Modernity can turn out to be a menace in disguise. At one level, the invention of the mobile phone and its dissemination among the masses have revolutionized daily life. The cell phone is a great social leveller. From the corner-store owner to the CEO, people of all classes are able to afford it. It has simplified modes of communication, increased people’s access to essential services, and cemented the illusion of the world being a global village. However, at another level, it has also radically redefined behavioural patterns, especially among the young. There has been an outbreak of SMS addiction, and boys and girls are being literally killed by their cell phones. Recently, two schoolgirls were run over by a train while they were engrossed in their phones. Such incidents have become routine affairs. Every now and then, well-meaning voices are raised about the perils of using cell phones while walking or driving. Yet, people seem to remain impervious to even the direst warnings.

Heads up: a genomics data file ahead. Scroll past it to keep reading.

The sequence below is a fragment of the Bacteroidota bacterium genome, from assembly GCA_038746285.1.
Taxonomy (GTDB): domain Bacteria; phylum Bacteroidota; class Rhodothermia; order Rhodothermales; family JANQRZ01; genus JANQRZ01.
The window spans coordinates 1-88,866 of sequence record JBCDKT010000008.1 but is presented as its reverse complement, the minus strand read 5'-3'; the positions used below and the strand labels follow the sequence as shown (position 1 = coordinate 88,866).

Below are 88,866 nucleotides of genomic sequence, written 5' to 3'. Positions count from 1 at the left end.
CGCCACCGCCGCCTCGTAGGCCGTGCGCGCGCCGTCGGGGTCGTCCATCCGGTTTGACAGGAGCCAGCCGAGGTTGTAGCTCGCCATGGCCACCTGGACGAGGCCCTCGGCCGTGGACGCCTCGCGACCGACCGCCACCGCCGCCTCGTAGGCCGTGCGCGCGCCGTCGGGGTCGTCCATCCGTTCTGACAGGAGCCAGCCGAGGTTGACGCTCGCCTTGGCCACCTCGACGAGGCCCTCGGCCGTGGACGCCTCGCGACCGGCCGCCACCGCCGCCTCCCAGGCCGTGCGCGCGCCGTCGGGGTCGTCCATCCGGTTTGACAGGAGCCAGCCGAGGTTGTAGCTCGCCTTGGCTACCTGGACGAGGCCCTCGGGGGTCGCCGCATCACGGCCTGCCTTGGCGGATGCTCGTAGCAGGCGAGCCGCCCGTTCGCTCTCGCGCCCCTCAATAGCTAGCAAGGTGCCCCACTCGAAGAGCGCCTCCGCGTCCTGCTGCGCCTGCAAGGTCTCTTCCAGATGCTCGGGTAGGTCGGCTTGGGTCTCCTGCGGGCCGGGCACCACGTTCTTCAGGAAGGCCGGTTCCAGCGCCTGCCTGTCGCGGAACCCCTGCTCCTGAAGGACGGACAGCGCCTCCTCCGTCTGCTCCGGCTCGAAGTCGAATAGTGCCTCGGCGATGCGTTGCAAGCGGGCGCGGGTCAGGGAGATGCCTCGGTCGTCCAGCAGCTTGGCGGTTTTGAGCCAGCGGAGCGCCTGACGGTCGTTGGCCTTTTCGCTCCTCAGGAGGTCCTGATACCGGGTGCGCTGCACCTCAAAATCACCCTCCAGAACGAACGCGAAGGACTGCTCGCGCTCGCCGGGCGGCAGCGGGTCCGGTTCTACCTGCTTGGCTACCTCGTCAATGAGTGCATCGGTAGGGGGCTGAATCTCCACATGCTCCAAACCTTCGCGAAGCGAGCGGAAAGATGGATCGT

One reason for such deadly nonchalance is the lack of privacy in the lives of people — especially among young people growing up in middle-class families. Few boys and girls have a personal space, let alone a room of their own, where they can use the phone away from the prying eyes and ears of the elders. The young can be fully free only when they are outside the house — a fact that partly explains their dangerous obsession with their mobile phones. Of course, this is only a part of a much more complex picture. With some, no matter what the situation at home, the phone is more like an extension of the self that must be attended to in movie theatres, at restaurants, over dinner with others and, if possible, at unholy hours of the night. Unlike the West, the rest of the world does not care for social etiquette when it comes to using electronic devices in public domain. People use cameras, cell phones and whatnot indiscriminately, with no concern for the comfort of others around them. Unfortunately, very often, they end up paying a steep price for such obliviousness.